The Health System and Policy Implications of Changing Epidemiology for Oral Cavity and Oropharyngeal Cancers in the United States From 1995 to 2016
journal contributionposted on 24.04.2017 by Charles Lehew, Darien J Weatherspoon, Caryn E Peterson, Abigail Goben, Karolina Reitmajer, Herve Sroussi, Linda M Kaste
Any type of content formally published in an academic journal, usually following a peer-review process.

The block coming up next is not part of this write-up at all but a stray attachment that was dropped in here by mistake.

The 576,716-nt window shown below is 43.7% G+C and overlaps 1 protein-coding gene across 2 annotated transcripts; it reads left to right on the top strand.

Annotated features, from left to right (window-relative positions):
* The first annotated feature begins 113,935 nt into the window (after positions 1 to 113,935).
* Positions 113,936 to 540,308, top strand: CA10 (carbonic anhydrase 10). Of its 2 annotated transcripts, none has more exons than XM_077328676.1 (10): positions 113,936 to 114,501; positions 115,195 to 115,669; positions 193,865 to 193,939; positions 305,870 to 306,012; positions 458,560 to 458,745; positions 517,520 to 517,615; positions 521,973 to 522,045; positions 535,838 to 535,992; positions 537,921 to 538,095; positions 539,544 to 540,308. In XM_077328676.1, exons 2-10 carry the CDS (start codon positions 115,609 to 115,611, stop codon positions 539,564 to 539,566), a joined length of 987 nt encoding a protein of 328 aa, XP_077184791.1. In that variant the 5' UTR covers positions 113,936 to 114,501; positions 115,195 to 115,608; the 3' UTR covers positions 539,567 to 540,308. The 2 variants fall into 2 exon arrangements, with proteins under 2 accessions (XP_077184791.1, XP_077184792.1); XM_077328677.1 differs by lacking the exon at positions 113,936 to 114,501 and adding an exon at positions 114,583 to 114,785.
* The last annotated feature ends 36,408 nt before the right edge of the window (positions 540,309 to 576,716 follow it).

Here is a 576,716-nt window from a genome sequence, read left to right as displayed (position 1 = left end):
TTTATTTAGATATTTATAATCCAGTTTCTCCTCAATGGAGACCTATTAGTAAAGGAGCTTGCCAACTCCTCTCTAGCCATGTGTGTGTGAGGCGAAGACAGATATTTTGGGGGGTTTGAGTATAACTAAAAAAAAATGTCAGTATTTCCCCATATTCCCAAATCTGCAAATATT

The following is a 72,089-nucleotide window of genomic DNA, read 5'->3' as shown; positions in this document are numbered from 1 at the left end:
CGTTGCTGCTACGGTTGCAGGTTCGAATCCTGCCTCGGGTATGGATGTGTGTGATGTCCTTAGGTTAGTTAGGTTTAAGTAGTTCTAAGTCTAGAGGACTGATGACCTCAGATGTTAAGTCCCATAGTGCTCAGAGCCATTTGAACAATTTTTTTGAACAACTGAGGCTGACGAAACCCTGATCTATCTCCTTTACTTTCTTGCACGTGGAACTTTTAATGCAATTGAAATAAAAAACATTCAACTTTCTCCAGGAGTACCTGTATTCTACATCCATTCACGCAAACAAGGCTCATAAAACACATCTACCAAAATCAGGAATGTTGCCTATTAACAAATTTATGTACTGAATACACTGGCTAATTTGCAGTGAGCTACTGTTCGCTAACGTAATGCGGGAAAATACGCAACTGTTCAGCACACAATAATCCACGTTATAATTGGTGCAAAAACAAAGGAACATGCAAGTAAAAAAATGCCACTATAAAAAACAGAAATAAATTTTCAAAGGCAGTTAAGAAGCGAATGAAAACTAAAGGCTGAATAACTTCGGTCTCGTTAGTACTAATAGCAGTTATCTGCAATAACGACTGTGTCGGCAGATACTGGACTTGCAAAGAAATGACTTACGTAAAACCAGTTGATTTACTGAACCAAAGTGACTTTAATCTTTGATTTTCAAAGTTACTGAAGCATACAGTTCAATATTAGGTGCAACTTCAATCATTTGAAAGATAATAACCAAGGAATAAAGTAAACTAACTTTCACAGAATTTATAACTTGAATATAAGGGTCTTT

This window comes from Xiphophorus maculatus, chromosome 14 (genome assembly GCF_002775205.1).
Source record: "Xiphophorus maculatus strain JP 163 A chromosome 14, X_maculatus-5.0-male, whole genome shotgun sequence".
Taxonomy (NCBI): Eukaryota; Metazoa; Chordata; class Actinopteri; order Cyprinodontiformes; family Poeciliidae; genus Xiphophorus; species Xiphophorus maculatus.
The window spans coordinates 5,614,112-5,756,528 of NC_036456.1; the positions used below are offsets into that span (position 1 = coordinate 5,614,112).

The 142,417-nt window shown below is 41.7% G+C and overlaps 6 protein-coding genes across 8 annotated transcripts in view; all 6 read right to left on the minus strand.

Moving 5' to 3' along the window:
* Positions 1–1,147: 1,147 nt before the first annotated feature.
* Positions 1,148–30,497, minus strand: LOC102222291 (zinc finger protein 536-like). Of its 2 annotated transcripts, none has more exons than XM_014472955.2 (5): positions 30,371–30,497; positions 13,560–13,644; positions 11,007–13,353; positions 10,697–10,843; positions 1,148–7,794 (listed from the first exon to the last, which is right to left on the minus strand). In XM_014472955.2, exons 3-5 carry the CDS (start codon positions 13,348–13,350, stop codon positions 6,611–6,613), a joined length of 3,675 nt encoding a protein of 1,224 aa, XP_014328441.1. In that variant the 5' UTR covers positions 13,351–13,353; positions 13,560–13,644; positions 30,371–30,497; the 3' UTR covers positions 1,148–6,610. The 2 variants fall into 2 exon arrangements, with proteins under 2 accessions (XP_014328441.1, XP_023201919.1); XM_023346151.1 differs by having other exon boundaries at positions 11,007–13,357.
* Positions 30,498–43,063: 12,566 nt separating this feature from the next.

Oral cavity and oropharyngeal cancers are typically grouped under the general term, "oral cancer." Yet, the incidence of oropharyngeal cancers is increasing in the United States, while the incidence of oral cavity cancers has declined. These 2 distinct but conflated groups of oral cancers are attributed to different risk factors. Incidence and survival trends were examined across US population groups and by anatomical subsite. Disparities in incidence and survival by sex, race/ethnicity, and subsite were identified. Risk factors are complex, interactive, and not fully identified. Cancer control research illustrates health disparities in access to care and patient outcomes. Database and supplemental searches yielded 433 articles published between 1995 and 2016 characterizing aspects of oral cancer epidemiology relating to incidence, survival, risk, disparities, and cancer control. Oral cavity cancer survival in black men remains the most intractable burden. Although understanding of oral cancer etiology is improving, application to policy is limited. Cancer control efforts are diverse, sporadic, limited in scope, and generally lacking in success, and they need stratification by oral cavity cancers/oropharyngeal cancers. Further intervention and epidemiologic research, improved workforce capacity, and integrated care delivery are identified as important directions for public health policy. Sustained, multilevel campaigns modeled on tobacco control success are suggested.